CHAMPAIGN — All signs are pointing to a better growing season for central Illinois farmers in 2013.
The Climate Prediction Center at the National Weather Service says that Illinois has an increased chance of above-average precipitation for March and for the three-month period through May.
Further, the National Drought Early Warning Outlook, produced by a number of federal agencies, says that Illinois has shown significant recovery from last summer's drought and that the chances for continued improvement are high.
Finally, Illinois state climatologist Jim Angel said that weather records show that the chance of consecutive drought years is remote.
Last year was the 10th-driest in Illinois since 1895. Statewide precipitation for the year averaged 30.34 inches, nearly 10 inches below normal. The Champaign-Urbana total was better, however, with 34.46 inches of precipitation, almost 7 inches below normal.
"If you look at the 10 driest years in Illinois since 1895," said Angel, "none of them were back to back to each other. That is comforting news."
And of the top 10 drought years (excluding 2012), Angel found that six were followed by close-to-average precipitation. Two of the top nine drought years, however, were followed up by years that were among the 16 driest.
1963 had precipitation almost 12 inches below normal, and 1964's total was 8 inches below normal. Similarly, 1988 was 10.24 inches below normal, and 1989 was 7.36 inches below normal.
"On one hand, you could say that historically there has been a 44 percent chance (four out of nine cases) of having above-average precipitation in the year after a 'top 10' drought year," Angel said. "Or you could say that there has been a 67 percent chance (six out of nine cases) of being within 10 percent of the long-term average precipitation (39.95 inches) in the year after a 'top 10' drought year."
The weather service, meanwhile, is forecasting above-normal precipitation.
"For March we've got about a 40 to 45 percent chance of normal precipitation across Illinois, Wisconsin and Michigan," said Kirk Huttl, a meteorologist with the National Weather Service in Lincoln. "For the spring outlook, in March, April and May, there's a 45 percent chance of both above-average temperatures and precipitation.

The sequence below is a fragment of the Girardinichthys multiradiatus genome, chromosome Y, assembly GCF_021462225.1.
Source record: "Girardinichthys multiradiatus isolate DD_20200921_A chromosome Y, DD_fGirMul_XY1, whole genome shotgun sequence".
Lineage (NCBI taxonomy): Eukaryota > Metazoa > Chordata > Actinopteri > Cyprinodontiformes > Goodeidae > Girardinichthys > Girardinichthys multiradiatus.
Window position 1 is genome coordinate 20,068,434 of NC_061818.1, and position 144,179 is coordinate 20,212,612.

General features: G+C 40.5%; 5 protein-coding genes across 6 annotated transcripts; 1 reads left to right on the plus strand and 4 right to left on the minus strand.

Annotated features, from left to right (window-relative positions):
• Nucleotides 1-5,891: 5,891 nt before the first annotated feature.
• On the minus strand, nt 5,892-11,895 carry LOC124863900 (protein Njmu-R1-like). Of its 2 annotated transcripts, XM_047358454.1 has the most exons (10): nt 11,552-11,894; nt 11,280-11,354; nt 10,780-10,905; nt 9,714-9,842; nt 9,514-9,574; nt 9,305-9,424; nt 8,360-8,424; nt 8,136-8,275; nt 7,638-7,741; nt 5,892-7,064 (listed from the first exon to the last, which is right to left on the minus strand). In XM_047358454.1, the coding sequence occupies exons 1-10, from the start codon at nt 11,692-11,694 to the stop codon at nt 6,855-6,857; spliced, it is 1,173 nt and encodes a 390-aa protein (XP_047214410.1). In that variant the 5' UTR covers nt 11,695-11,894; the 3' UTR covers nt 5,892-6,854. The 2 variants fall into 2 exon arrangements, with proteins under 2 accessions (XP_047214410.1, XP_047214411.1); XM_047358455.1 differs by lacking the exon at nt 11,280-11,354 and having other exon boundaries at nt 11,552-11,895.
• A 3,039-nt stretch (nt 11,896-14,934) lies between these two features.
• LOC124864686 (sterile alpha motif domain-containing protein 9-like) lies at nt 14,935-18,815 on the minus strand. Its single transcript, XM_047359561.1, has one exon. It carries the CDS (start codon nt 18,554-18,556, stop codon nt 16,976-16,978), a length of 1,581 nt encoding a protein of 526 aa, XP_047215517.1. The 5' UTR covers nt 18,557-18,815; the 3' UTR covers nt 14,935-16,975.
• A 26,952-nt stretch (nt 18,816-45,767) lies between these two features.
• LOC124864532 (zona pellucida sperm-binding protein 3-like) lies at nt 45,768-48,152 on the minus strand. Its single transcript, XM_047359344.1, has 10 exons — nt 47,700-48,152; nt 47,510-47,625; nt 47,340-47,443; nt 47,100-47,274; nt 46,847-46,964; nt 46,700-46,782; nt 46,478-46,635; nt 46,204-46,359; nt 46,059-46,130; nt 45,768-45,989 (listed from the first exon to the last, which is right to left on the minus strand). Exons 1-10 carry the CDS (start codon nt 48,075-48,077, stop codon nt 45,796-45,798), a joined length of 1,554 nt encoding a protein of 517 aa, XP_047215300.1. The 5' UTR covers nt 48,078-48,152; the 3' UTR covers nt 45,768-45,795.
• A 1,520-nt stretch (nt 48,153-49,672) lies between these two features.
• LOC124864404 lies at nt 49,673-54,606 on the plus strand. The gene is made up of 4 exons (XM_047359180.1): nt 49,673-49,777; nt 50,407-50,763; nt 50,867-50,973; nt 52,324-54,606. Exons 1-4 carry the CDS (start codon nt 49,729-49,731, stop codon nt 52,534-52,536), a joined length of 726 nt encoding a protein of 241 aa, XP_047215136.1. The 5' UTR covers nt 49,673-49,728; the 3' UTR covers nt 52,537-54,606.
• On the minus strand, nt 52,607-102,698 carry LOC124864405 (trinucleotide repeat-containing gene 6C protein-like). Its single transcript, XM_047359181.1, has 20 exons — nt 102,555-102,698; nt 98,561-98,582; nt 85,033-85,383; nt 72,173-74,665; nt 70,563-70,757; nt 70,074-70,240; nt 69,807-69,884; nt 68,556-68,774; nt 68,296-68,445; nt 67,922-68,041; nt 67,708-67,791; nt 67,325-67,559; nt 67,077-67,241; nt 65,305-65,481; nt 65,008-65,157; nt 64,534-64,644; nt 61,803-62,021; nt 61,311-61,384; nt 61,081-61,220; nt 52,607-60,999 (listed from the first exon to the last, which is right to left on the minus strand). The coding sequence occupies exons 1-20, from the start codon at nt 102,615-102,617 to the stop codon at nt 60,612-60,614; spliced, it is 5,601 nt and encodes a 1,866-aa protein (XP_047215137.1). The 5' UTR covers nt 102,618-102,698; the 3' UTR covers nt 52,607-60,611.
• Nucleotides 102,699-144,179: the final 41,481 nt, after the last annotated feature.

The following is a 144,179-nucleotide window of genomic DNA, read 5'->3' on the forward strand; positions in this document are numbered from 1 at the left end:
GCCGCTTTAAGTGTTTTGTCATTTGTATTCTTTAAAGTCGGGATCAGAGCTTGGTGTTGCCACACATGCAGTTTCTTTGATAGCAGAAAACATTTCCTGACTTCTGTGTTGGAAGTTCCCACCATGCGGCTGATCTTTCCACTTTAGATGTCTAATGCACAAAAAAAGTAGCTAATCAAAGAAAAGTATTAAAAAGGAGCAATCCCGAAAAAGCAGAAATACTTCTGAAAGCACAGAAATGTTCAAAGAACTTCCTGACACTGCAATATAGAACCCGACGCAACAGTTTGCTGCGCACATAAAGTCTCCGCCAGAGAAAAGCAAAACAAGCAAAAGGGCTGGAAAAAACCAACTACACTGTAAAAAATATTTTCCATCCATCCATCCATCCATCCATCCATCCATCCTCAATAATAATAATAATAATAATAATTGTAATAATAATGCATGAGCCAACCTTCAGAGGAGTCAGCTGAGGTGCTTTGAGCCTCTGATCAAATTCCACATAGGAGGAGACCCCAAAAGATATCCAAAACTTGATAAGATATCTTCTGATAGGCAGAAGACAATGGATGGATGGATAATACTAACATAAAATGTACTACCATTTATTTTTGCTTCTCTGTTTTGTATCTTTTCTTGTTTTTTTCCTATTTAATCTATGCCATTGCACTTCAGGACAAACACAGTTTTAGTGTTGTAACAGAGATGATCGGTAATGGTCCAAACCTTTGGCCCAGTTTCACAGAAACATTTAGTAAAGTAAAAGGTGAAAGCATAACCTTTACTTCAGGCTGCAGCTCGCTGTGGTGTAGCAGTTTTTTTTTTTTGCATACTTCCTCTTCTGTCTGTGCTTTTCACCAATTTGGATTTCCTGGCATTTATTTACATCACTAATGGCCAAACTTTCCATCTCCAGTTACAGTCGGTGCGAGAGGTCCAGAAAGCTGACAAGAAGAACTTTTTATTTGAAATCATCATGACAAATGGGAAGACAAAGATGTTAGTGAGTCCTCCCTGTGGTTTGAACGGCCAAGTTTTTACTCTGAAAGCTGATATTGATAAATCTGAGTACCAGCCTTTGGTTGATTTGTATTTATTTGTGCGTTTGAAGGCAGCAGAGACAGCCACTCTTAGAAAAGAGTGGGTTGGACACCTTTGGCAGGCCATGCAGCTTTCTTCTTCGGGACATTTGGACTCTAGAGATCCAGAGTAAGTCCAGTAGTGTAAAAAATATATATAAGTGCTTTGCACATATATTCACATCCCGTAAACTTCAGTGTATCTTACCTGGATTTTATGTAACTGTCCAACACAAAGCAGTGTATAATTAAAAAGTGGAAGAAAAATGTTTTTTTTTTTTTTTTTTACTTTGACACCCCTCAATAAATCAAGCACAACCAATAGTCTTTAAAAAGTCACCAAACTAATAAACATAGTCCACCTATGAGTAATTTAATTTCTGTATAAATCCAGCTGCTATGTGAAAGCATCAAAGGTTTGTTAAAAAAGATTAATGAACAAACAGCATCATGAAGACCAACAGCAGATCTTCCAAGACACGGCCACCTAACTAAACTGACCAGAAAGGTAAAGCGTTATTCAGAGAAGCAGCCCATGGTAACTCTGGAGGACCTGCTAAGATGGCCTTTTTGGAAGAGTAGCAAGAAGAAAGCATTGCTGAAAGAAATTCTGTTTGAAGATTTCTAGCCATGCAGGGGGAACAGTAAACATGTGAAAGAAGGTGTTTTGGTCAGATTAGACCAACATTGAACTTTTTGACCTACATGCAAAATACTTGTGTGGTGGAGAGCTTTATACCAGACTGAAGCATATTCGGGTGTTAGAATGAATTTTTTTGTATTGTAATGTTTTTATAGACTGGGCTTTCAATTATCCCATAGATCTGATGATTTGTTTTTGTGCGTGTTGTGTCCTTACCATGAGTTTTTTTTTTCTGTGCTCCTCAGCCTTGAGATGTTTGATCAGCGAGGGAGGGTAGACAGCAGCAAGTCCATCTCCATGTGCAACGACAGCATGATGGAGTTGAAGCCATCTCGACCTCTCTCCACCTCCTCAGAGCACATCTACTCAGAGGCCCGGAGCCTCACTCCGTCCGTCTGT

"So it looks like we're going to have a wet, mild spring. It's at least leaning in that direction."
For the summer months — June, July and August — the weather service is predicting above-average temperatures, with equal chances of above, below and normal precipitation.
"If we get into a wet spring, it will definitely help us out. We've actually been in a wetter pattern this winter, so it looks like that may continue into the spring months," Huttl said. "Coming out of a wet winter and continuing to a wet spring probably will help the soil moisture, even if we go into a drier, hotter summer. That might help the crops, unlike last year."
Following last July's extremely dry conditions — just 0.61 of an inch of rain in Champaign-Urbana — precipitation was above average for five of the next seven months.
The weather service's Drought Monitor map shows that only northwestern Illinois is in a moderate drought; the rest of the state, including East Central Illinois, has adequate soil moisture. And even the northwestern section of the state likely is headed for improvement.